To some, those to whom he has been a thorn in the flesh or worse, Brian Philp might seem an odd sort of hero. Indeed, my own relationship with Brian has been one of ups and downs, if not quite love-hate. But even when I was in a down phase, I admired his strengths, his tenacity, his sheer bloody-minded commitment to rescue archaeology.
As a callow schoolboy volunteer, I first worked for Brian in 1964, at Faversham Roman Villa, a site now buried beneath the town's High School playing fields. I duly appear, a tiny figure put there for scale, on the cover photograph of the report of the exacavation. I was swept along with the breakneck pace of the work, the all-embracing sense of excitement and urgency. I remember the down sides too -- especially the foul tea served in chipped enamel mugs in a barn next to the site, and the thunder storm that struck on the last day as we were desperately attempting to record the last few deposits at the same time as the labourers were refilling our trenches.
One soon became accustomed to Brian's rasping tones, his exhortations of "Chop Chop!" whenever one straightened up to ease one's back muscles, his insistance on discipline and security (hours were worked precicely, and often controlled by the clang of a hand-bell; the entrances to Brian's sites were famous for their snotty guardians, who would often refuse admittance even to exulted archaeologists of an academic or antiquarian turn).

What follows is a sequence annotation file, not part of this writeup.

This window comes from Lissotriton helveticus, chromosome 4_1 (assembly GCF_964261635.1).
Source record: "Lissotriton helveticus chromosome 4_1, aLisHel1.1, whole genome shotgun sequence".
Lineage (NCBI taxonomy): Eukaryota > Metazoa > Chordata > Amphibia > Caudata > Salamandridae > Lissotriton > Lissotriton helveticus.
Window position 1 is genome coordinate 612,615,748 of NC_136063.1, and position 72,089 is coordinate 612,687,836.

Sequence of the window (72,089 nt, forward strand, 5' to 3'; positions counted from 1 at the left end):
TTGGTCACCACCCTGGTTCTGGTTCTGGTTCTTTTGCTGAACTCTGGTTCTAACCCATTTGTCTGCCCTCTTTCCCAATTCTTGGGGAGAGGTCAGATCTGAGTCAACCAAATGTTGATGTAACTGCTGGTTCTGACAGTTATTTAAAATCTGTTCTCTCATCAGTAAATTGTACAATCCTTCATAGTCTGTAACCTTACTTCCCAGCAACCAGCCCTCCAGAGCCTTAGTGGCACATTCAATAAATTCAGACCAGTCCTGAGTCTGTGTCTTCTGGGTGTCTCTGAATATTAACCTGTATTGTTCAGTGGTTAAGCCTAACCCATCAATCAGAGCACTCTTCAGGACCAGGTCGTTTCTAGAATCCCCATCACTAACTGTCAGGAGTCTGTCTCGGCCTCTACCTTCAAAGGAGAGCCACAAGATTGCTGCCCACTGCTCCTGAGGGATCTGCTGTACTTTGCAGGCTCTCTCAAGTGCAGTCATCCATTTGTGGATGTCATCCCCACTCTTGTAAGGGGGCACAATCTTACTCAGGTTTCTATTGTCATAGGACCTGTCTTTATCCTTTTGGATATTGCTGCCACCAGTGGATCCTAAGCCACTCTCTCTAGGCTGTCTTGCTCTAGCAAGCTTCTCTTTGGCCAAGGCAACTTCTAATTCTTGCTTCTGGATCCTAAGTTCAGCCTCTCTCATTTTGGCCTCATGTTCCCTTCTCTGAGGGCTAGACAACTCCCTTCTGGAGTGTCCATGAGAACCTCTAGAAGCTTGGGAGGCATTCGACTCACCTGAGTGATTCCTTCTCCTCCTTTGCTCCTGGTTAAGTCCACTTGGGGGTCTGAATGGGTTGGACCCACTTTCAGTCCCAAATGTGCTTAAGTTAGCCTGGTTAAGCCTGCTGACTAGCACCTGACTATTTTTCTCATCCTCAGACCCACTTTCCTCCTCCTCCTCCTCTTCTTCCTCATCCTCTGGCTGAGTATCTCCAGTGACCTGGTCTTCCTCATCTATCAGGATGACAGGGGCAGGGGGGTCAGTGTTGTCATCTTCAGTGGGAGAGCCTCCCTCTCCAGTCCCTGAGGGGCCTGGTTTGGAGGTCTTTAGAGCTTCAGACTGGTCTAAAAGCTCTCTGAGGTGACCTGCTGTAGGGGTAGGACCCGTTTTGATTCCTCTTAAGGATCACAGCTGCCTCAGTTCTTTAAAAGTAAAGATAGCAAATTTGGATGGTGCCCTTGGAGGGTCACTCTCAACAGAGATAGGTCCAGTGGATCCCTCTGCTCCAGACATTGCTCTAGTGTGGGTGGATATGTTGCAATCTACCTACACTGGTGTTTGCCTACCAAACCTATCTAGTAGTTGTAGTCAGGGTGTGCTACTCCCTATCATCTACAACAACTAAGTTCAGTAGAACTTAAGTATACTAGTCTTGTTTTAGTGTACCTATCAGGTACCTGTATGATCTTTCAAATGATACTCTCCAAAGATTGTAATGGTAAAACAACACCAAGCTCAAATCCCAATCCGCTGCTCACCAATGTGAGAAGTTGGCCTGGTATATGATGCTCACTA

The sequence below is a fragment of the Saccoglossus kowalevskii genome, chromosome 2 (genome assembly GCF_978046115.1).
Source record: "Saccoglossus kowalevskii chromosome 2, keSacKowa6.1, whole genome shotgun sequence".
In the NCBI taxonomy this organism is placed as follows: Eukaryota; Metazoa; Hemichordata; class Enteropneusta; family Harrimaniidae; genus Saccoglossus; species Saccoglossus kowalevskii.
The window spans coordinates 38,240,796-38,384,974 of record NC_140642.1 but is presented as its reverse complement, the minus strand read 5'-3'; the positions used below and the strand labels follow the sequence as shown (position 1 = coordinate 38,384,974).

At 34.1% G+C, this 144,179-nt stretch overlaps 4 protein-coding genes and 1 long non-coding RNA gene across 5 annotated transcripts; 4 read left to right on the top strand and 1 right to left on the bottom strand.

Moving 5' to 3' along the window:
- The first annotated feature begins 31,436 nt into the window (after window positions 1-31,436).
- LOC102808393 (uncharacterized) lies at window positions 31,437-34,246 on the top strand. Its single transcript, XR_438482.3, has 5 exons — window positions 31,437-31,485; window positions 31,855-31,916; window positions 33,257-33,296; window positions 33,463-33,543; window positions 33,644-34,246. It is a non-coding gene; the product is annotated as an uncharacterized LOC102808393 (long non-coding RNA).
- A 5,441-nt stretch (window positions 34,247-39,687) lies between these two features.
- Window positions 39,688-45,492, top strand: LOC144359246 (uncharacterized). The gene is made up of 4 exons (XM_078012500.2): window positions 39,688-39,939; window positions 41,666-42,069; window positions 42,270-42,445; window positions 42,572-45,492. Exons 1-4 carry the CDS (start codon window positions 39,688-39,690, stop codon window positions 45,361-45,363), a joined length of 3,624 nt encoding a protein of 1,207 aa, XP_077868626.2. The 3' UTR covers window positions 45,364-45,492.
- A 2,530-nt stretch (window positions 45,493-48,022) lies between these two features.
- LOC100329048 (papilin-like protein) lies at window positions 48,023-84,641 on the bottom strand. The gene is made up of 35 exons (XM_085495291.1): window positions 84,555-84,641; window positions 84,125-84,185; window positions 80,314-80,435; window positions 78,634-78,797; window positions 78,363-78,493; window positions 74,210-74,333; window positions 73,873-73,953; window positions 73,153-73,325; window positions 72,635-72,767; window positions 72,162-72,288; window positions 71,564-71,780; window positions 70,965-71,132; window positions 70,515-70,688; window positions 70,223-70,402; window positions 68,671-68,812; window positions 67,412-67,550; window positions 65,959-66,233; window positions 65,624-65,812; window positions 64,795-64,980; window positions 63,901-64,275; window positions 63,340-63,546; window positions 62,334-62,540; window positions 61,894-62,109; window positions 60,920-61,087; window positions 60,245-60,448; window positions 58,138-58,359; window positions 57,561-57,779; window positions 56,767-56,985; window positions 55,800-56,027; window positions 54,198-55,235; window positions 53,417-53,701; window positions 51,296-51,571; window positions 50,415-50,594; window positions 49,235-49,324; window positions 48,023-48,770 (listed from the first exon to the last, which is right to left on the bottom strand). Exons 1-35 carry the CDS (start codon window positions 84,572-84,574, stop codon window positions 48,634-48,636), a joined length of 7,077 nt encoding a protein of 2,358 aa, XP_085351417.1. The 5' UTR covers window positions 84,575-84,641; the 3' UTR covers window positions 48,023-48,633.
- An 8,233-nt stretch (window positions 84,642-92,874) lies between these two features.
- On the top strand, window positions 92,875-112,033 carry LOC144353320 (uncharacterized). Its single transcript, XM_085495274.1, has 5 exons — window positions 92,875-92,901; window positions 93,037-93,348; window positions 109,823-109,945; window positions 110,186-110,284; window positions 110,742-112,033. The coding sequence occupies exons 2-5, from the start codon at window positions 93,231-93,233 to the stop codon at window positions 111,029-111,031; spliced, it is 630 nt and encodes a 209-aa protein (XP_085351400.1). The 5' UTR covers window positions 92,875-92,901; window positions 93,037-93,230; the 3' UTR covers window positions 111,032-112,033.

Each excavation ran within the tightest of budgets, and Brian lived within those budgets too. Sometimes dig finances were supplemented by visitor entrance charges. He drove aged cars until they died of old age. He once spent a summer, with his then-new wife Edna, in a second-hand caravan parked inside an abandoned warehouse.
While at university I dug with Brian on his excavations at Gracechurch Street, which examined a corner of London's Roman forum in a vast hole filled with exhaust fumes and mechanical excavators, and where the occasional brick would thud to the muddy ground beside us, dislodged during the demolition of neigbouring buildings.
Perhaps the most exciting (in terms of adrenalin) archaeology of my life (so far) were the summers I spent working for Brian in Dover, Kent. They were my first supervisory jobs. We were discovering all sorts of previously unexpected stuff, including two Roman forts and the best preserved painted wall-plaster in Britain. We lived in condemned houses and saved-from-the-scrap-heap caravans. Brian enforced strange rules like the strict separation of male and female living quarters. But despite the privations the archaeology was thrilling.
I drifted away from Kent, and Brian. I did a few days work at Xxxxxx Roman villa. But I value my days with Brian - I am still the best excavator and recorder that I know, and that's the result of Brian's training.